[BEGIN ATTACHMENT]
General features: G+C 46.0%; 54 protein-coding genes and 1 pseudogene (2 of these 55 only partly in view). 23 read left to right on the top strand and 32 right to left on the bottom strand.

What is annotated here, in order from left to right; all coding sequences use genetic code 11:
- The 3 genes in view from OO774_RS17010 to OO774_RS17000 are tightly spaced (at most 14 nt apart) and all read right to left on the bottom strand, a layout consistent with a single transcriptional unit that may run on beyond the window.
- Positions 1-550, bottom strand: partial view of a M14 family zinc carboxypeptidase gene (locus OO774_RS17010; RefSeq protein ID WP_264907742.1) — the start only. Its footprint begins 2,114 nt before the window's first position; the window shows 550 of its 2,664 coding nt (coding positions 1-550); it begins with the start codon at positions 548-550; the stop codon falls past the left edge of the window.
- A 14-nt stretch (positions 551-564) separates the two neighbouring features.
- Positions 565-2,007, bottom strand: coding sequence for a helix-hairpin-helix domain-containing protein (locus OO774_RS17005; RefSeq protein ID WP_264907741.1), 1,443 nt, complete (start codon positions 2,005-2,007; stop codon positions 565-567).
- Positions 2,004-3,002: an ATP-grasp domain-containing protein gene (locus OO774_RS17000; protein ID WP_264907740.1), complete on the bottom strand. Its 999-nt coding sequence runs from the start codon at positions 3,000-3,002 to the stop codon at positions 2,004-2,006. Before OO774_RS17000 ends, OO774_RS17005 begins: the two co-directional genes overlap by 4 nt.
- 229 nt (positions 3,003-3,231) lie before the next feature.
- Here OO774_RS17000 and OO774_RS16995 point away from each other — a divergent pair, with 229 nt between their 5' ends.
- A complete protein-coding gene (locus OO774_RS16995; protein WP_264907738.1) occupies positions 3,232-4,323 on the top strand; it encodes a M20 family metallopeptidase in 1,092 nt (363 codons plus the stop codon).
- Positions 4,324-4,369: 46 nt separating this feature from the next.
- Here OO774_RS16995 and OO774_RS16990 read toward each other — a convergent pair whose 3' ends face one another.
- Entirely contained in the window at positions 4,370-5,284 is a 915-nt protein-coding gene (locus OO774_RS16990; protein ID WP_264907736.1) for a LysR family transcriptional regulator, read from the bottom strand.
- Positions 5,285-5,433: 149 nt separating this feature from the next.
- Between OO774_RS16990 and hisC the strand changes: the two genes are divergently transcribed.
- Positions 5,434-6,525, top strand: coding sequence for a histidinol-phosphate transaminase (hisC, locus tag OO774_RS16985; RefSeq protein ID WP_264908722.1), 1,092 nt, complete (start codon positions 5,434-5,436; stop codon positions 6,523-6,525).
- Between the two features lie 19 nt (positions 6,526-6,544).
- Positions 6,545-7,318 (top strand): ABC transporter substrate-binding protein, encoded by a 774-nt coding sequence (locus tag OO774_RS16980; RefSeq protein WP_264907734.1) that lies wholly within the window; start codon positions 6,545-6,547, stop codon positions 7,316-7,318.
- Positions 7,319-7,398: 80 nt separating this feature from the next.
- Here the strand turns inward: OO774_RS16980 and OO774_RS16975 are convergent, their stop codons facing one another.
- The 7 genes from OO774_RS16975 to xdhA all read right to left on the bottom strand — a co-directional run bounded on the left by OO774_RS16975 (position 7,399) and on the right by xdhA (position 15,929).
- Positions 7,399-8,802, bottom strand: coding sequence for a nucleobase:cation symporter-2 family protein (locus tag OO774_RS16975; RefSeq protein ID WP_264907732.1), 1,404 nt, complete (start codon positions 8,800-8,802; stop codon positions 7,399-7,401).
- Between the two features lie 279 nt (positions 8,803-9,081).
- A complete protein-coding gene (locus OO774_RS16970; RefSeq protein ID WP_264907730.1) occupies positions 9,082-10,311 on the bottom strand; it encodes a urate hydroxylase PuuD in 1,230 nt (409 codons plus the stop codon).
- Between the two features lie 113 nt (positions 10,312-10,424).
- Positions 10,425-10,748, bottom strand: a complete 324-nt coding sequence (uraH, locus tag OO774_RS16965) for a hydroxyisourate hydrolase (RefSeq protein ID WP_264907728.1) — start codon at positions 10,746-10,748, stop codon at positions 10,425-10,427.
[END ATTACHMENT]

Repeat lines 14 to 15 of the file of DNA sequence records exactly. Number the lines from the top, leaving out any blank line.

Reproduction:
- Positions 5,285-5,433: 149 nt separating this feature from the next.
- Between OO774_RS16990 and hisC the strand changes: the two genes are divergently transcribed.